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3 months ago

The LG G3's rear power and volume buttons

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LG G3

LG's latest flagship handset continues its tradition of back-mounted keys

LG broke the mold last year with the G2, switching from the tried-and-true side-mounted power and volume keys and putting its buttons on the back. And it worked pretty well, allowing the company to slim down its bezels while keeping the main keys relatively accessible. (Though that said, we were less enamored with the inferior design that featured on the Verizon G2.)

Back buttons quickly became a signature LG feature, arriving on devices like the G Flex and G2 Mini, and they're back on the company's 2014 flagship, the LG G3.

Check out our video after the break.

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3 months ago

How to take a screenshot on the LG G3

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G3 screenshot

Taking a screenshot on the LG G3 is as simple as pressing buttons or swiping the screen

As with most Android phones, taking a screenshot on the LG G3 is simple enough, if you know the trick. There are a couple of ways to save the image on your screen for posterity, and they're both really easy, as for the most part LG's using the standard Android button configuration. Only thing is, the main physical keys are on the back of the phone, so you'll need to go about pressing them in a slightly different way.

And there's also a secondary way to grab a screenshot and annotate it, using the built-in QMemo+ application. Let's get stuck in after the break.

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3 months ago

How to install Android apps from the Google Play website

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Installing Android apps to your phone or tablet from any computer with a web browser

Google is one of the biggest web service companies around. Their cloud-based apps and services can do some pretty wild and wonderful things, and we're about to look at one of them -- installing apps to your Android device remotely through the Google Play website.

All the complicated issues, like making sure apps are compatible and available for you, or keeping track of which device(s) you're currently using are done by Google behind-the-scenes, leaving us with just a few clicks needed to make some serious magic happen. All you need is an Android device registered with Google Play, and a computer with a modern web browser.

There's a complete video walkthrough of the process after the break, but we'll spend a few minutes and talk about it as well. This is the way I install almost all my apps, because I only have to find them once and can install them to any device I may have in service. It goes a little something like this.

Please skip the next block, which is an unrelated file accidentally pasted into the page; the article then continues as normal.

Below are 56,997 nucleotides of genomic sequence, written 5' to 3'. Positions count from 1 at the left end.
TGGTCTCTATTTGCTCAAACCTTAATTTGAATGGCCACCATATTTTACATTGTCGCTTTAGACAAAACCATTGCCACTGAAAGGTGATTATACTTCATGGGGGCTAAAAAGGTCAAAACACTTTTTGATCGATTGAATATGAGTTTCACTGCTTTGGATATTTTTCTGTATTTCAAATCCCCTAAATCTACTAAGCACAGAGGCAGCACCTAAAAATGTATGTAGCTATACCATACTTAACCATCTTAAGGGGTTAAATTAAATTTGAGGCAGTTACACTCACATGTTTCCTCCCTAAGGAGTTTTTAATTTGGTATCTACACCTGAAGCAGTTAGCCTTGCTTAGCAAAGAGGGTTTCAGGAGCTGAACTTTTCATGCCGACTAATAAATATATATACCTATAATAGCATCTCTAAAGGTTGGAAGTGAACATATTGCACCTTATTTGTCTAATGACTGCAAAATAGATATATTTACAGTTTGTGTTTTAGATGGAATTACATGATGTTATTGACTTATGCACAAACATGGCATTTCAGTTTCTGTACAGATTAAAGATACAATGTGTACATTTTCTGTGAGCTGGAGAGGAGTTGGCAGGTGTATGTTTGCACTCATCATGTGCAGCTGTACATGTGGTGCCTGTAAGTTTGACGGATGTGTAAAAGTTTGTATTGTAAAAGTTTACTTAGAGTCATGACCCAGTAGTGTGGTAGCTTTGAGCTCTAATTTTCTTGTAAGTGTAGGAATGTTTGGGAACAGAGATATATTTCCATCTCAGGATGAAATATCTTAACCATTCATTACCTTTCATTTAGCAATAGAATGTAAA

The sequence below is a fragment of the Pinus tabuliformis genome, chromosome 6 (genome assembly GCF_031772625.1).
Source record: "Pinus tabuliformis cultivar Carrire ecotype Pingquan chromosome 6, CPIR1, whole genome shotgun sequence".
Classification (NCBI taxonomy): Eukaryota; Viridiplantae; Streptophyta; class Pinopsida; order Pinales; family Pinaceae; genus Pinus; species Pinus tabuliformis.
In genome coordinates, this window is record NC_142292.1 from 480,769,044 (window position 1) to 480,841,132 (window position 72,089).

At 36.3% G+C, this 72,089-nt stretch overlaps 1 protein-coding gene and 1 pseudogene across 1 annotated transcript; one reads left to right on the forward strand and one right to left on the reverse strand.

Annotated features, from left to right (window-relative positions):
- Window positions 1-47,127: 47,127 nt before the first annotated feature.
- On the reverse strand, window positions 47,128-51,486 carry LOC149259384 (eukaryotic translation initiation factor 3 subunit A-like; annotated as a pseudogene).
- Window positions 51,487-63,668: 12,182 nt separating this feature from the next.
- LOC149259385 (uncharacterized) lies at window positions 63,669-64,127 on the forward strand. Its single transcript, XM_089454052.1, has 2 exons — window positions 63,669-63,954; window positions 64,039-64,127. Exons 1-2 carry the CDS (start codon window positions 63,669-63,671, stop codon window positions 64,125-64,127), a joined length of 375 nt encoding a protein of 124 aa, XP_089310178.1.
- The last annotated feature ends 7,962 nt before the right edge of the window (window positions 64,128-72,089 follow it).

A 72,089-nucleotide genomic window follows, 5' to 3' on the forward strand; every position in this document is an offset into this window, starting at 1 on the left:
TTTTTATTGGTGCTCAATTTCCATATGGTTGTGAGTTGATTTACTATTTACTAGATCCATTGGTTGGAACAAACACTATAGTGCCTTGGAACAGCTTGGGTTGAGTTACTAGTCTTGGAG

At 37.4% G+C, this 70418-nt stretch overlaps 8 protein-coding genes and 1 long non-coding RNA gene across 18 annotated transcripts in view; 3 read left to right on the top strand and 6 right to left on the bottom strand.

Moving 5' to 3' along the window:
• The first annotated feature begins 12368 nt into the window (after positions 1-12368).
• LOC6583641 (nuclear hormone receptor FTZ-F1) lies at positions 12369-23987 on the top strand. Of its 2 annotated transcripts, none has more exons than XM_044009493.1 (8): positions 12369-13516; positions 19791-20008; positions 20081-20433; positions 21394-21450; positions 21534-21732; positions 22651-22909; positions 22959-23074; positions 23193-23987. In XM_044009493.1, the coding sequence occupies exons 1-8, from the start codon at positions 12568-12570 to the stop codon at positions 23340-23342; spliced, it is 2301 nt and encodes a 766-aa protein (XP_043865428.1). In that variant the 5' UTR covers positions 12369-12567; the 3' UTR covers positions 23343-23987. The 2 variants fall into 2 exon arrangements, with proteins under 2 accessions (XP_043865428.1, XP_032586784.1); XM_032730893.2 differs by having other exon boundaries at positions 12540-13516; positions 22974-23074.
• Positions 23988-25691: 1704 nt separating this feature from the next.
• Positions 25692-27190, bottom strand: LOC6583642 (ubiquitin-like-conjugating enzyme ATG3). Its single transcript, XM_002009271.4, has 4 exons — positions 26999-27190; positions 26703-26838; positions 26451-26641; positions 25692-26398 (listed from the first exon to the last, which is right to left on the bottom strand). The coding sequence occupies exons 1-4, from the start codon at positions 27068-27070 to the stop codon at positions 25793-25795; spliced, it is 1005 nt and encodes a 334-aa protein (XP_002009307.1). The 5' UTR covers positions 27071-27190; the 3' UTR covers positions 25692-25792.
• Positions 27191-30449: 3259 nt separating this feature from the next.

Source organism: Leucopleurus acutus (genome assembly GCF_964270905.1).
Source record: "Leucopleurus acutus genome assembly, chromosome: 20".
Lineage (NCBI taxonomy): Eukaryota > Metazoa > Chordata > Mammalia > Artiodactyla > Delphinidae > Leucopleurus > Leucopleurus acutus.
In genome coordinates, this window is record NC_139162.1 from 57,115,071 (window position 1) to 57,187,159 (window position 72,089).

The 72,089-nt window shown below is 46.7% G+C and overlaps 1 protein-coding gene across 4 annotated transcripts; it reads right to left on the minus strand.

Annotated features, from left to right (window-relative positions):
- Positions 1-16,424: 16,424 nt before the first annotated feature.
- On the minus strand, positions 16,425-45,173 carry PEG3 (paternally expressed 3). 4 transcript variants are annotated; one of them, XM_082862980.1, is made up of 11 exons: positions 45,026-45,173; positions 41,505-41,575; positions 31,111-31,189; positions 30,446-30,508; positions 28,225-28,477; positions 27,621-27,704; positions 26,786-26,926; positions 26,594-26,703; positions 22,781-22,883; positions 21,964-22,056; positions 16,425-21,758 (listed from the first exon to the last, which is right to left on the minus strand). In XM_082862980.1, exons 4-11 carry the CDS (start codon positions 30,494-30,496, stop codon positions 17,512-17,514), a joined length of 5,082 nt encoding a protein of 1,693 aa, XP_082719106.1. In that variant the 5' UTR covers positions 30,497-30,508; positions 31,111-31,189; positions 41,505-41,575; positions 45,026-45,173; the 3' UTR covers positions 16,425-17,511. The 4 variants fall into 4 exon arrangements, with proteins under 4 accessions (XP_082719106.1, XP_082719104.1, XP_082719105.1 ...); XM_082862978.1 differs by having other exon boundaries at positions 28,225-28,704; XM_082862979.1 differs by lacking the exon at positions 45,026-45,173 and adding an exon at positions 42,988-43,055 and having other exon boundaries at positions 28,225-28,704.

Visit our Google Play mini-site for everything there is to know about Google Play

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3 months ago

This tip will change the way you use the Secret app forever

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Secret

Kill the notifications. Just kill 'em all.

Secret — as in the app that lets anyone post anything anonymously (as if the Internet wasn't full enough of that already) — will long spur debate of whether it's the greatest thing to hit our phones since the last greatest thing, or whether it's just more crap. (I might have tipped my cards there a bit.)

One thing that's not really disputed, however, is that its Android notifications are next to worthless, nor are they properly implemented. There's absolutely no reason to have a half-dozen notifications telling you somebody said something. It's a waste of space.

Complicating matters is that while Secret isn't the world's worst-looking app, it's also not exactly designed in the standard manner. So the settings are a little bit hidden. We'll help you turn off those blasted notifications for good, though.

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3 months ago

What to do if you lose your phone

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Lost phone

Android Central University — Security

Your Android smartphone is the most personal computer you own. No other device is with you virtually every second of every day, and so over the course of a standard two-year contract you'll be presented with plenty of opportunities to misplace it.